Every day, the very first activity in the Temple was terumat ha-deshen – removing ash from the altar. The Mishna on our daf teaches that only one of the kohanim would merit this responsibility; the decision as to who would perform this service was based on a payis – a lottery. The Mishna describes the preparations that were made prior to the lottery:
Anyone who desired to remove the ashes from the altar used to rise early and immerse in the ritual bath before the appointed priest came. At what time did the appointed priest come? He did not always come at the same time; sometimes he came just at the call of the rooster, sometimes a little before or a little after. The appointed priest would come and knock and they would open for him, and he would say to them, let all who have bathed come and draw lots. Then they conducted the lottery and whoever won the lottery had the privilege of removing the ashes.
The history of this lottery, which was the first of four that were performed in the Temple every day, is described in some detail in Massekhet Yoma (daf 22 and daf 23). At first the kohanim organized a contest of sorts to determine who would merit the service of the terumat ha-deshen, but after it became clear that this led to dangerous and unfortunate situations, a lottery was instituted.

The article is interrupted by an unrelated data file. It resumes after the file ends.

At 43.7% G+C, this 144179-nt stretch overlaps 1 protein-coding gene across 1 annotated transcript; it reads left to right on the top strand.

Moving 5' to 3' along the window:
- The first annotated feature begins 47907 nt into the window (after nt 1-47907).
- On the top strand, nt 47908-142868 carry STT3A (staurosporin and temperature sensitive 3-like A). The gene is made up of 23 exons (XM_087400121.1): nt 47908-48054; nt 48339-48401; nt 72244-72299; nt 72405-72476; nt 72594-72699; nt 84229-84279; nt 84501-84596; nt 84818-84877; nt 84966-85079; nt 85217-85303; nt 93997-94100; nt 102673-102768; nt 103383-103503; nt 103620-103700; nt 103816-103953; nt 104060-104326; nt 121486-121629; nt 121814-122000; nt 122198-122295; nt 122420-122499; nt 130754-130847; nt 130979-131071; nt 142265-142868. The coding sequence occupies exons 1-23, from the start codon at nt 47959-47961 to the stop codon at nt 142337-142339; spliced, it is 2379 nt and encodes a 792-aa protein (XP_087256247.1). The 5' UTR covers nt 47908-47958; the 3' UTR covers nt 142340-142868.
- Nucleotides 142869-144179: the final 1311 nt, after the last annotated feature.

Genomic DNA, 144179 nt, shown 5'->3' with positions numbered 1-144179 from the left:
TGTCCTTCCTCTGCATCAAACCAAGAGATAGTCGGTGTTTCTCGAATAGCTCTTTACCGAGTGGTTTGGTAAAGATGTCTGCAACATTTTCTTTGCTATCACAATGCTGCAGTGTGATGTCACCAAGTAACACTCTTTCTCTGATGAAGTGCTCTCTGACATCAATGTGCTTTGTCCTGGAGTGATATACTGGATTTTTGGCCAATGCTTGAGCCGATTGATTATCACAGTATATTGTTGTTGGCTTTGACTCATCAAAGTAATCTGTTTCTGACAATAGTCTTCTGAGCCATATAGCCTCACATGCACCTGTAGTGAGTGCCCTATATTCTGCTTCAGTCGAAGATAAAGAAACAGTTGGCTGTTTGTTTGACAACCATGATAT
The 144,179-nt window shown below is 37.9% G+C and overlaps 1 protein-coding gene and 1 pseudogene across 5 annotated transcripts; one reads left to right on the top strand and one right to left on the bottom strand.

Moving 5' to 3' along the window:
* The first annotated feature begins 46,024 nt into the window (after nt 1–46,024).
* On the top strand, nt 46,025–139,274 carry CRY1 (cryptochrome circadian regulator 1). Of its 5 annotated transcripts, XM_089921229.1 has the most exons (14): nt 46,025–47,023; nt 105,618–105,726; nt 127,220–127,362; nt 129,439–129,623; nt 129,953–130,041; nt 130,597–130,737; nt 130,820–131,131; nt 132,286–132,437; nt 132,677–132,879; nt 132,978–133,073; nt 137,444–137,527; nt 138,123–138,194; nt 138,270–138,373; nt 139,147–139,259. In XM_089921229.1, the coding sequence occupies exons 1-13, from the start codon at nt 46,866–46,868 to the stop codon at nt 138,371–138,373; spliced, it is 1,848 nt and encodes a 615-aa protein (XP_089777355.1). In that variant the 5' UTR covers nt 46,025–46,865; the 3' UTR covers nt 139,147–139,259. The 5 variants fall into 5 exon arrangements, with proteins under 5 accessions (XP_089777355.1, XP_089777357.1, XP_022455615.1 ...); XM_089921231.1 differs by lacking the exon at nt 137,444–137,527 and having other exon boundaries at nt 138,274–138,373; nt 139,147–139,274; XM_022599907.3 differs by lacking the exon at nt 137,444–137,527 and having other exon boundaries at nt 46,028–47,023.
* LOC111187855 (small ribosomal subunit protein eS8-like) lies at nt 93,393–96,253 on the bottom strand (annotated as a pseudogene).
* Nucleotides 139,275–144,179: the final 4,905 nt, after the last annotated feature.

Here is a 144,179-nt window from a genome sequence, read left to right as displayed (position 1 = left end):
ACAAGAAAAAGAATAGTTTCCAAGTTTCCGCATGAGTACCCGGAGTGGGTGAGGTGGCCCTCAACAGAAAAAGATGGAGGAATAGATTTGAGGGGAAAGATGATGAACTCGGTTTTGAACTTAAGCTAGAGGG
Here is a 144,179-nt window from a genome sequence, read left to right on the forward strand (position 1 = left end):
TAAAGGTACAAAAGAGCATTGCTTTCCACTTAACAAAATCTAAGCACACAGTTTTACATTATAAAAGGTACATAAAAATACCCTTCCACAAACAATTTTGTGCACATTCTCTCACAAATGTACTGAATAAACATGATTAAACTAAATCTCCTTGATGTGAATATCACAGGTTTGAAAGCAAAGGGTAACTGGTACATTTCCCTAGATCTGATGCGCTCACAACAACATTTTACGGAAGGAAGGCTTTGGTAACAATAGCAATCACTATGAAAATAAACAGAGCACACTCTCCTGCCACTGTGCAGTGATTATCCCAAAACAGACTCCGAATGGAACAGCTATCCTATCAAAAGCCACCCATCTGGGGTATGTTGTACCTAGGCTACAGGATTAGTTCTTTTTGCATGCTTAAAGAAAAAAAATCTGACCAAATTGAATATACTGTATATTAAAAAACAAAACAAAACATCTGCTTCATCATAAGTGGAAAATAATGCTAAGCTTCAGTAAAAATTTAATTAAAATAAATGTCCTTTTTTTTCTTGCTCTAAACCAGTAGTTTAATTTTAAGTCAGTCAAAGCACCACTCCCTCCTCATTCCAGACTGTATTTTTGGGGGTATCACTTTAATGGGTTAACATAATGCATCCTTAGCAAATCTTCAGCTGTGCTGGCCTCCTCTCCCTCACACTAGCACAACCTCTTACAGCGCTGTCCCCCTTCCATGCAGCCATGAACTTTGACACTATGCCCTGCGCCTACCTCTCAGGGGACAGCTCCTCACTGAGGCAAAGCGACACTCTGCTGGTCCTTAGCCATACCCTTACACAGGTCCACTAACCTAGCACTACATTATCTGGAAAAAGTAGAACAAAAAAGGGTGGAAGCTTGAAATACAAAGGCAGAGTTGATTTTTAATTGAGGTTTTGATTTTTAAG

The lottery was arranged as follows:
Members of the priestly family that was performing the service would gather in a circle around the appointed kohen who was appointed to perform the lottery. He would instruct them to each put out a finger. He would then remove the hat of one of the kohanim and announce a number that he had chosen (the Rambam rules that the number was chosen by the participants) that was larger than the number of kohanim participating in the lottery. He would begin counting fingers from the kohen whose hat was removed until he reached the number that had been chosen. That kohen would perform the terumat ha-deshen.